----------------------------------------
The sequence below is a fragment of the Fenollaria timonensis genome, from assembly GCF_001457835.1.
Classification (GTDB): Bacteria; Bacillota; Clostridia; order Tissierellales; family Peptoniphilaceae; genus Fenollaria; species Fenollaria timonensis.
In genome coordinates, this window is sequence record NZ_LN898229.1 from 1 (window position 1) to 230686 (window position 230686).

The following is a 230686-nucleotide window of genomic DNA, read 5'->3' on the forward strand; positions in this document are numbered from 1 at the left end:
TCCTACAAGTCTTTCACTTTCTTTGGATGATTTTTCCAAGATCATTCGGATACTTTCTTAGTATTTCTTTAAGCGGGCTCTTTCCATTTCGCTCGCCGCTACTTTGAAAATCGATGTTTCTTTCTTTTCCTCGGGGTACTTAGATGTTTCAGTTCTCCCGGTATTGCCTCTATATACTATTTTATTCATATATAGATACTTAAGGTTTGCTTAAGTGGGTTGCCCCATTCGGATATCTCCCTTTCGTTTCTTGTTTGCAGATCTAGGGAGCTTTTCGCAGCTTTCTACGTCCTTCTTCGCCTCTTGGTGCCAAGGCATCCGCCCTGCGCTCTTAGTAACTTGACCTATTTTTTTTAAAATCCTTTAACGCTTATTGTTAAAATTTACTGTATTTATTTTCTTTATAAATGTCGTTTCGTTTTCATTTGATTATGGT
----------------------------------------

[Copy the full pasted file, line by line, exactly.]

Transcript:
The sequence below is a fragment of the Fenollaria timonensis genome, from assembly GCF_001457835.1.
Classification (GTDB): Bacteria; Bacillota; Clostridia; order Tissierellales; family Peptoniphilaceae; genus Fenollaria; species Fenollaria timonensis.
In genome coordinates, this window is sequence record NZ_LN898229.1 from 1 (window position 1) to 230686 (window position 230686).

The following is a 230686-nucleotide window of genomic DNA, read 5'->3' on the forward strand; positions in this document are numbered from 1 at the left end:
TCCTACAAGTCTTTCACTTTCTTTGGATGATTTTTCCAAGATCATTCGGATACTTTCTTAGTATTTCTTTAAGCGGGCTCTTTCCATTTCGCTCGCCGCTACTTTGAAAATCGATGTTTCTTTCTTTTCCTCGGGGTACTTAGATGTTTCAGTTCTCCCGGTATTGCCTCTATATACTATTTTATTCATATATAGATACTTAAGGTTTGCTTAAGTGGGTTGCCCCATTCGGATATCTCCCTTTCGTTTCTTGTTTGCAGATCTAGGGAGCTTTTCGCAGCTTTCTACGTCCTTCTTCGCCTCTTGGTGCCAAGGCATCCGCCCTGCGCTCTTAGTAACTTGACCTATTTTTTTTAAAATCCTTTAACGCTTATTGTTAAAATTTACTGTATTTATTTTCTTTATAAATGTCGTTTCGTTTTCATTTGATTATGGT